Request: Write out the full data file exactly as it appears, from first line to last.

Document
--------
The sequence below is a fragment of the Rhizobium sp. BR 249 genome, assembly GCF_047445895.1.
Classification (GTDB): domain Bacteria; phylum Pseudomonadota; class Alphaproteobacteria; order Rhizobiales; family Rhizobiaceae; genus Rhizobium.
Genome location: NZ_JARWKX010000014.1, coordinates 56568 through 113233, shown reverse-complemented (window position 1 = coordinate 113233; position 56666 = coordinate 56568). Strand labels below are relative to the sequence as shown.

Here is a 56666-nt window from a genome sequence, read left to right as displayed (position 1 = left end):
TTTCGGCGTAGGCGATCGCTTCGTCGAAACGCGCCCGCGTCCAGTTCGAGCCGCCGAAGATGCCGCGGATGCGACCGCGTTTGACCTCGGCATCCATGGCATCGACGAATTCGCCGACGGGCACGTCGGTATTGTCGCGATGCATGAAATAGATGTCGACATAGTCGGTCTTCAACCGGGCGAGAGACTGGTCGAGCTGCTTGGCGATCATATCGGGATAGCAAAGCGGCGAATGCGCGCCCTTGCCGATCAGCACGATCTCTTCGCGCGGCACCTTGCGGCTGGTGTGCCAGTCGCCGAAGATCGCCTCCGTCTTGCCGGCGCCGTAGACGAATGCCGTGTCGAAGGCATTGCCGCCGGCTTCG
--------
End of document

The sequence below is a fragment of the Rhizobium sp. BR 249 genome, assembly GCF_047445895.1.
Classification (GTDB): domain Bacteria; phylum Pseudomonadota; class Alphaproteobacteria; order Rhizobiales; family Rhizobiaceae; genus Rhizobium.
Genome location: NZ_JARWKX010000014.1, coordinates 56568 through 113233, shown reverse-complemented (window position 1 = coordinate 113233; position 56666 = coordinate 56568). Strand labels below are relative to the sequence as shown.

Here is a 56666-nt window from a genome sequence, read left to right as displayed (position 1 = left end):
TTTCGGCGTAGGCGATCGCTTCGTCGAAACGCGCCCGCGTCCAGTTCGAGCCGCCGAAGATGCCGCGGATGCGACCGCGTTTGACCTCGGCATCCATGGCATCGACGAATTCGCCGACGGGCACGTCGGTATTGTCGCGATGCATGAAATAGATGTCGACATAGTCGGTCTTCAACCGGGCGAGAGACTGGTCGAGCTGCTTGGCGATCATATCGGGATAGCAAAGCGGCGAATGCGCGCCCTTGCCGATCAGCACGATCTCTTCGCGCGGCACCTTGCGGCTGGTGTGCCAGTCGCCGAAGATCGCCTCCGTCTTGCCGGCGCCGTAGACGAATGCCGTGTCGAAGGCATTGCCGCCGGCTTCG